Having moved around rural Victoria and Tasmania in his early years Dave Diprose is well acquainted with the stories and struggles of those on the land (he attended six separate primary schools). His parents were both from the farming tradition and had moved to the city to pursue other interests, where in his teens Dave found himself living in the industrial suburbs of Melbourne. It was here Dave became interested in music and like many of his peers took up guitar learning the music of The Rolling Stones; The Beatles; Creedence Clearwater Revival and other popular and blues artists of the time.
In the early ‘70s Dave was exposed by chance to the Blues of Robert Johnson and Bluegrass through the seminal Will The Circle Be Unbroken album. From here he immersed himself in acoustic music drawing on the rich traditions of southern USA, working hard to become an accomplished guitarist in bottleneck blues and bluegrass flatpicking styles. In the early 80s Dave cut his teeth performing as a solo artist in Melbourne’s legendry cafe scene, earning a reputation for his unassuming but professional attitude and as a fine guitarist. Things don’t last forever however and with changing liquor laws the café scene disappeared overnight. With gigs having dried up Dave taught himself IT and focused on other interests and raising a family.
Through the years Dave increasingly delved into songwriting and in 1995 released a CD of original tunes titled Journey Along The Road, supported by band mates he was involved with. At the time he had a rich stream of quality original tunes – enough for two albums, however failing to gain traction for the album he took another short hiatus to focus on family. In the early 2000s Dave hooked up with Doc White, another traditional blues enthusiast with whom he played as a duo for a time. The regained enthusiasm inspired Dave to woodshed the bottleneck blues style, shortly becoming known as one of Australia’s finest exponents of old school or pre-war blues, specialising in Robert Johnson, Big Bill Broonzy, Blind Willie Johnson and Charley Patton styles.
Dave continued to write and with songs in the styles of the music he was performing at the time he released and album titled Train Don’t Run in 2009, a country blues album with half the tunes being original. Melbourne PBS FM’s Matthew Fredericks said of the album "Dave stands out from the pack by finding the right balance. He creates freely while remaining true to his sources." This proved to be one of the busiest times of his life as he performed over 1,000 gigs in pubs clubs and festivals over the decade, all while working full time in IT. In 2015 he recorded a follow-up blues album titled Old School Blues again with a split of 50% originals, 50% covers. The album was well received and spent five months in the Australian Blues Airplay Charts (read the review here).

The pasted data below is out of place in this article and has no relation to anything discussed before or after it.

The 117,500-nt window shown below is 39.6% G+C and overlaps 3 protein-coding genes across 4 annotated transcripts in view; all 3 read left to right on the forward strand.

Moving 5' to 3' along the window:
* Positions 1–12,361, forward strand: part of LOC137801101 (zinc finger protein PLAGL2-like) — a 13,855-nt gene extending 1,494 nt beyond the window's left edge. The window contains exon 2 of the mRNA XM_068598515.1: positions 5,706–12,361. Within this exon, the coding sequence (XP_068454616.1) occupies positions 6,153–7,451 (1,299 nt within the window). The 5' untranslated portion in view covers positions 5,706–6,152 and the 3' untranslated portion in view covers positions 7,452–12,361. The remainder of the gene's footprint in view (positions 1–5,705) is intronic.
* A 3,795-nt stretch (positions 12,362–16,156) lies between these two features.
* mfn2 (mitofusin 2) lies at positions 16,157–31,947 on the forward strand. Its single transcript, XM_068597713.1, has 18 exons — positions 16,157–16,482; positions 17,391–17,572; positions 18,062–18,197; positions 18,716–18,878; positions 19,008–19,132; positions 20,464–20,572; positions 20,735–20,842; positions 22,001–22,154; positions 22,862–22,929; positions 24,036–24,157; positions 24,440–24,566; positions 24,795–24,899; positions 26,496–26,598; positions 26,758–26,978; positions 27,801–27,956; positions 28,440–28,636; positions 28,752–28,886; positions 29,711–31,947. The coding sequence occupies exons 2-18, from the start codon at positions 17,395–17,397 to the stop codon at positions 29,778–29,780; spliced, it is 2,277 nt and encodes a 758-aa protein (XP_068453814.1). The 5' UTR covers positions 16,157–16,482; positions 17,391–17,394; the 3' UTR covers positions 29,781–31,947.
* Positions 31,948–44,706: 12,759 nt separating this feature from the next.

A chance meeting with mandolin player Mark Pottenger in 2013 lead to a rekindled interest in bluegrass, leading to becoming a founding member of Nine Mile Creek bluegrass band which had many performances in bluegrass festivals and events. Inspired by friend and Scottish musician Alex Legg Dave found another rich stream of original tunes leading to the recording of an album of all-original bluegrass/Texas songwriter-styled material titled Hillbilly Radio. The title track was awarded Bluegrass Song of the Year by the Tamworth Songwriters Salute, indicating the quality of the material on the album. COVID put a dampener on the launch of the album and the local industry continues to be constrained. However, Dave has used the time productively and continues to write, record and perform and he has had a number of original tunes as finalists in song writing competitions. He is well-advanced on another songwriter album and has a raft of blues tunes underway for a future release. Dave has emerged from COVID in fine form with enhanced guitar skills and a raft of fresh material.